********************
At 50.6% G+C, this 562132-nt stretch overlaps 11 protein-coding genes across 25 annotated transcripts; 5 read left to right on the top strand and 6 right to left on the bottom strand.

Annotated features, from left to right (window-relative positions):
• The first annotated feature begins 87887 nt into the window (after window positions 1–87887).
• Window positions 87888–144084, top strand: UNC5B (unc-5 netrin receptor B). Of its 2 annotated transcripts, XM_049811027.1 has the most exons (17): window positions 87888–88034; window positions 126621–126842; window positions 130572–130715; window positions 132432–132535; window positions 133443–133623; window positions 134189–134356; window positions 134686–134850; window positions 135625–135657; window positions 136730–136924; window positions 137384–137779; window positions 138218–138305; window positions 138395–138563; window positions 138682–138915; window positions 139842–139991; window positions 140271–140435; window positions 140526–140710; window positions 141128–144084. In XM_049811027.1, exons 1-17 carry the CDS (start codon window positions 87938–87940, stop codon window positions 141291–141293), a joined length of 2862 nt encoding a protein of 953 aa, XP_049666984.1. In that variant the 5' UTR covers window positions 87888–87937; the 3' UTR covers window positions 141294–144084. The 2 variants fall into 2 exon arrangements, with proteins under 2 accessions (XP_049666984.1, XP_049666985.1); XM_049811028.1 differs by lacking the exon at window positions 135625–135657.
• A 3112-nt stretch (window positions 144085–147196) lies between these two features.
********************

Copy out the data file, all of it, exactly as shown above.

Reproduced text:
At 50.6% G+C, this 562132-nt stretch overlaps 11 protein-coding genes across 25 annotated transcripts; 5 read left to right on the top strand and 6 right to left on the bottom strand.

Annotated features, from left to right (window-relative positions):
• The first annotated feature begins 87887 nt into the window (after window positions 1–87887).
• Window positions 87888–144084, top strand: UNC5B (unc-5 netrin receptor B). Of its 2 annotated transcripts, XM_049811027.1 has the most exons (17): window positions 87888–88034; window positions 126621–126842; window positions 130572–130715; window positions 132432–132535; window positions 133443–133623; window positions 134189–134356; window positions 134686–134850; window positions 135625–135657; window positions 136730–136924; window positions 137384–137779; window positions 138218–138305; window positions 138395–138563; window positions 138682–138915; window positions 139842–139991; window positions 140271–140435; window positions 140526–140710; window positions 141128–144084. In XM_049811027.1, exons 1-17 carry the CDS (start codon window positions 87938–87940, stop codon window positions 141291–141293), a joined length of 2862 nt encoding a protein of 953 aa, XP_049666984.1. In that variant the 5' UTR covers window positions 87888–87937; the 3' UTR covers window positions 141294–144084. The 2 variants fall into 2 exon arrangements, with proteins under 2 accessions (XP_049666984.1, XP_049666985.1); XM_049811028.1 differs by lacking the exon at window positions 135625–135657.
• A 3112-nt stretch (window positions 144085–147196) lies between these two features.